Sketch of Maj. Gen'l Joseph Cilley, of Nottingham, N.H.,

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Thomas H. Tuson, printer, 1891 - 13 pages
 

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Page 7 - ... was a strict disciplinarian, his constant unremitted attention to the comfort and care of his soldiers, secured him their confidence and esteem. He was with the northern army, and fought bravely in the actions of the 19th of September and of the 7th of October 1777.
Page 7 - And on the igth of June, 1781, the legislature appointed him a commissioner in behalf of New Hampshire, to repair to Rhode Island on the 25th of that month, to meet such commissioners as might be appointed by the other New England states, to...
Page 5 - ... of Capt. Joseph and Alice (Rawlins) Cilley. When a young man he practised law in his native place. On Nov. 4, 1756, he was married to Sarah, daughter of Jonathan and Mary (Clark) Longfellow. In 1758 he enlisted as a private in Major Rogers's battalion of rangers, marched to the northern frontiers in Canada, and was then appointed a sergeant. He continued in the service for more than a year. In Decamber, 1774, he aided in stripping the fort at Portsmouth of its equipments. The following year he...
Page 6 - ... refinement of judicial proceedings. In the militia he gradually rose from the rank of a soldier to that of an officer ; and before the Revolution had a captain's commission under the royal government. In 1774, when the political controversy between this country and Great Britain ran high, he publicly and zealously espoused the cause of his country ; and in the close of this and the beginning of the succeeding year, before the British had actually commenced hostility, but after it was reduced...
Page 11 - ... was on all occasions open, frank, and explicit in avowing his sentiments ; there was no vice he so much abhorred and detested as hypocrisy. His passions were too strong to be deceitful ; he despised and contemned the artful,, cool, designing knave. He was manly and liberal — incapable of meanness : and though his manners were not those of a courtier, they were easy, plain and correct. Neither the ties of friendship or consanguinity, tho' he felt their force, could restrain him from aiding those...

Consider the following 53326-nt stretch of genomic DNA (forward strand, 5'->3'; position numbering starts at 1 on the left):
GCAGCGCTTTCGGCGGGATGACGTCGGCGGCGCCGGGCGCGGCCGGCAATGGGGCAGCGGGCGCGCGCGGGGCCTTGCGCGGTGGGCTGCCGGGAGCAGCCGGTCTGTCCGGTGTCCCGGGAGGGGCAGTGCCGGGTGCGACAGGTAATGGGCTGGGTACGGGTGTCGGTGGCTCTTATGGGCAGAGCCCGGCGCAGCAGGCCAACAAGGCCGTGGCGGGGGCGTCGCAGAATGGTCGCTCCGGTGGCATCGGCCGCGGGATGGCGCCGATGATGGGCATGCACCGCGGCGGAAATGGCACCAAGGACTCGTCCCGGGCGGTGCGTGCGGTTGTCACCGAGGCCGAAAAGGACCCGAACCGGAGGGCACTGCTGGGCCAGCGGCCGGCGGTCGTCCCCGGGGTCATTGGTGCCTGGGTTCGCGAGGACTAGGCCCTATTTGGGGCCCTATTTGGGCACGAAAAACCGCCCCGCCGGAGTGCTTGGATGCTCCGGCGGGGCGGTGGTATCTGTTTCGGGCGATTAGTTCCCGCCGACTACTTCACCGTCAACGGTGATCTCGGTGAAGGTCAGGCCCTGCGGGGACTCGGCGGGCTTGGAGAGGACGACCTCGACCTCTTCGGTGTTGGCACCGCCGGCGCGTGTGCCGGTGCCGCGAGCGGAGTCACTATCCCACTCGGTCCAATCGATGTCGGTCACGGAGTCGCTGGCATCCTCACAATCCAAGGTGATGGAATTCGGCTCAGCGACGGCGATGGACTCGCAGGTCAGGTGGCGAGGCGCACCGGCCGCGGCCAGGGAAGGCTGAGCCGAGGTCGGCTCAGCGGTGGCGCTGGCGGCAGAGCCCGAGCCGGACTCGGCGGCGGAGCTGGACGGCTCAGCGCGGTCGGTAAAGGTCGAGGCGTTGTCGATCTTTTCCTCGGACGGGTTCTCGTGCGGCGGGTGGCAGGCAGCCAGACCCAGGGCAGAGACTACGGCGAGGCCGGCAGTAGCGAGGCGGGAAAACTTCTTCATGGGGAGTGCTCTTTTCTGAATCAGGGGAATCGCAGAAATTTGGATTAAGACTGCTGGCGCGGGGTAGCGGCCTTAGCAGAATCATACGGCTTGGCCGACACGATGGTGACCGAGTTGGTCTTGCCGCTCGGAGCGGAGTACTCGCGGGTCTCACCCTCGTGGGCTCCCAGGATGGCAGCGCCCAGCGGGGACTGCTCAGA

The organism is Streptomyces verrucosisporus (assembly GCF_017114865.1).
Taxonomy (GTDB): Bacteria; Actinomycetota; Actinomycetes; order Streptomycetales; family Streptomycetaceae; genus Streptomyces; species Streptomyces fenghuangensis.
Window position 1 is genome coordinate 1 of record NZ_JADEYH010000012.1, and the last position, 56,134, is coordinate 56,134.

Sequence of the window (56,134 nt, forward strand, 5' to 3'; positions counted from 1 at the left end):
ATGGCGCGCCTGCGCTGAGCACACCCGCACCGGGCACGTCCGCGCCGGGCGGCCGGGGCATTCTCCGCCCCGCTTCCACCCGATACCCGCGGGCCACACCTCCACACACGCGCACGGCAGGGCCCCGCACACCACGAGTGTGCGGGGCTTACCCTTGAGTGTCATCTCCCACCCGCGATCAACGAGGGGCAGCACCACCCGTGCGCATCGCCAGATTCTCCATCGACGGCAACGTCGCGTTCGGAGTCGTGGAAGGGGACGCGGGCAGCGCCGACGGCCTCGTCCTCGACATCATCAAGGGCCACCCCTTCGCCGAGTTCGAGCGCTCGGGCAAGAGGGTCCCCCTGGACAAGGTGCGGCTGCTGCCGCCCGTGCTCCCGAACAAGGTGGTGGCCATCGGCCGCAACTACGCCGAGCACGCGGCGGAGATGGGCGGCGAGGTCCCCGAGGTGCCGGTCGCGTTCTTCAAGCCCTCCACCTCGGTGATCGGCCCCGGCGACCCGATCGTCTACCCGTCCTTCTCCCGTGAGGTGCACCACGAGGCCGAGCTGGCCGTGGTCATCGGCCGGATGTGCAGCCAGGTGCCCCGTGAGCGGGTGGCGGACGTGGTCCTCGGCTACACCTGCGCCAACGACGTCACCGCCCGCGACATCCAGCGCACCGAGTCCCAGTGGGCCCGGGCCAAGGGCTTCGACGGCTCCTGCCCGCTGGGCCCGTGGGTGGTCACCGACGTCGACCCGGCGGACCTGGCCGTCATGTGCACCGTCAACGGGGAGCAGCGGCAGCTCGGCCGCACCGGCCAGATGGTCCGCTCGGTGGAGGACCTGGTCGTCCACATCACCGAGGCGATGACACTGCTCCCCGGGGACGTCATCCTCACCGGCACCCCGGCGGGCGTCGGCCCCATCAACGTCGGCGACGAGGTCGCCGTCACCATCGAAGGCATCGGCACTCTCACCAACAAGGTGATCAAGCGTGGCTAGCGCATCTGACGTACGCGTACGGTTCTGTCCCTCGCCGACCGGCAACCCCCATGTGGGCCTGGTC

Page 7 - ... of April, 1775, he marched at the head of one hundred volunteers to head quarters at Cambridge, and promptly tendered his services to his country. He was appointed lieutenant colonel in the Revolutionary army ; and in April, 1777, colonel of a regiment, and held the command during the war. Tho...
Page 5 - ... manhood, he had acquired only so much learning as to read a common book, write a legible hand, and understand the three or four first and most useful rules in arithmetic. In his early days he had little time or inclination for study, indeed he never in life read much, except the journals of the days and the statute laws of the province and state.
Page 11 - ... offices, in preference to men of his own party, on the principle that the former were best qualified. He was a man of good judgment, a lively imagination, and of great decision of character. His passions were strong and irritable, his expressions quick and hasty ; but he was humane and tenderhearted. He was, on all occasions, open, frank, and explicit in avowing his sentiments ; there was no vice he so much abhorred and detested as hypocrisy. His passions were too strong to be deceitful ; he...
Page 6 - ... he early discovered a much stronger disposition for the military than the civil life. Arms had more powerful attractions to him than the subtlety and refinement of judicial proceedings. In the militia he gradually rose from the rank of a soldier to that of an officer ; and before the Revolution had a captain's commission under the royal government. In 1774, when the political controversy between this country and Great Britain ran high, he publicly and zealously espoused the cause of his country...

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